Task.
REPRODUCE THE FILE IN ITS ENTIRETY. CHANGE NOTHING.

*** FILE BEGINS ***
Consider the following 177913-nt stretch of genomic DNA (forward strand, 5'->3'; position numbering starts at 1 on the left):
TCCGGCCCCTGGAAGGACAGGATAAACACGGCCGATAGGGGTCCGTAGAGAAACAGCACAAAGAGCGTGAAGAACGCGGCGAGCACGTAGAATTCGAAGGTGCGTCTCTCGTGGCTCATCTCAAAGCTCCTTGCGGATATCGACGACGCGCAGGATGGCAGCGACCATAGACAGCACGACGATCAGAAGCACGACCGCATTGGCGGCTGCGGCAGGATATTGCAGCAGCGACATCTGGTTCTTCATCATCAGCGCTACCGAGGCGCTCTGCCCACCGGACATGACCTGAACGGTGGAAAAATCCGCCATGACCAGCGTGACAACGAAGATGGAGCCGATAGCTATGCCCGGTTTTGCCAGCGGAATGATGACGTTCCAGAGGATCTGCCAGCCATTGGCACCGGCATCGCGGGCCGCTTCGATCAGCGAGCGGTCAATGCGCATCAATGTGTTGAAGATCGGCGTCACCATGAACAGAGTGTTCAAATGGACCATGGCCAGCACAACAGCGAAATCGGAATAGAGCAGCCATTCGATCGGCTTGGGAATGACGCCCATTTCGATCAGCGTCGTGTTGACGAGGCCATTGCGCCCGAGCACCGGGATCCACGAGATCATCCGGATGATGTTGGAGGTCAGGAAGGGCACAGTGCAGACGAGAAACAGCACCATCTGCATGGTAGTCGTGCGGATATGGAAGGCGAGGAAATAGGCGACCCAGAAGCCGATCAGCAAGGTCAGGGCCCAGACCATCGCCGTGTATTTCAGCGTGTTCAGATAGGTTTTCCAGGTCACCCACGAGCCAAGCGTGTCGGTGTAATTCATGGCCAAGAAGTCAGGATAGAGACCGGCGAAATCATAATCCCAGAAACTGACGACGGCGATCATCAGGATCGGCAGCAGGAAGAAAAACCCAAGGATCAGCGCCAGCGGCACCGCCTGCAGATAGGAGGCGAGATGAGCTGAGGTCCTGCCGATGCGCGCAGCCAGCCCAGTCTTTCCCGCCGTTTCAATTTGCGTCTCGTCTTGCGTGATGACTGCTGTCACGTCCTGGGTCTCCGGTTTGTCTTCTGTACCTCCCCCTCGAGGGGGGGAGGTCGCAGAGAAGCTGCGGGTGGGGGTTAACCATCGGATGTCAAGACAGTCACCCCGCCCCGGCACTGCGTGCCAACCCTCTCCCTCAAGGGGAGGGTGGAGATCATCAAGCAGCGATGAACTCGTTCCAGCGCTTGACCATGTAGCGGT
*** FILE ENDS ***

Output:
Consider the following 177913-nt stretch of genomic DNA (forward strand, 5'->3'; position numbering starts at 1 on the left):
TCCGGCCCCTGGAAGGACAGGATAAACACGGCCGATAGGGGTCCGTAGAGAAACAGCACAAAGAGCGTGAAGAACGCGGCGAGCACGTAGAATTCGAAGGTGCGTCTCTCGTGGCTCATCTCAAAGCTCCTTGCGGATATCGACGACGCGCAGGATGGCAGCGACCATAGACAGCACGACGATCAGAAGCACGACCGCATTGGCGGCTGCGGCAGGATATTGCAGCAGCGACATCTGGTTCTTCATCATCAGCGCTACCGAGGCGCTCTGCCCACCGGACATGACCTGAACGGTGGAAAAATCCGCCATGACCAGCGTGACAACGAAGATGGAGCCGATAGCTATGCCCGGTTTTGCCAGCGGAATGATGACGTTCCAGAGGATCTGCCAGCCATTGGCACCGGCATCGCGGGCCGCTTCGATCAGCGAGCGGTCAATGCGCATCAATGTGTTGAAGATCGGCGTCACCATGAACAGAGTGTTCAAATGGACCATGGCCAGCACAACAGCGAAATCGGAATAGAGCAGCCATTCGATCGGCTTGGGAATGACGCCCATTTCGATCAGCGTCGTGTTGACGAGGCCATTGCGCCCGAGCACCGGGATCCACGAGATCATCCGGATGATGTTGGAGGTCAGGAAGGGCACAGTGCAGACGAGAAACAGCACCATCTGCATGGTAGTCGTGCGGATATGGAAGGCGAGGAAATAGGCGACCCAGAAGCCGATCAGCAAGGTCAGGGCCCAGACCATCGCCGTGTATTTCAGCGTGTTCAGATAGGTTTTCCAGGTCACCCACGAGCCAAGCGTGTCGGTGTAATTCATGGCCAAGAAGTCAGGATAGAGACCGGCGAAATCATAATCCCAGAAACTGACGACGGCGATCATCAGGATCGGCAGCAGGAAGAAAAACCCAAGGATCAGCGCCAGCGGCACCGCCTGCAGATAGGAGGCGAGATGAGCTGAGGTCCTGCCGATGCGCGCAGCCAGCCCAGTCTTTCCCGCCGTTTCAATTTGCGTCTCGTCTTGCGTGATGACTGCTGTCACGTCCTGGGTCTCCGGTTTGTCTTCTGTACCTCCCCCTCGAGGGGGGGAGGTCGCAGAGAAGCTGCGGGTGGGGGTTAACCATCGGATGTCAAGACAGTCACCCCGCCCCGGCACTGCGTGCCAACCCTCTCCCTCAAGGGGAGGGTGGAGATCATCAAGCAGCGATGAACTCGTTCCAGCGCTTGACCATGTAGCGGT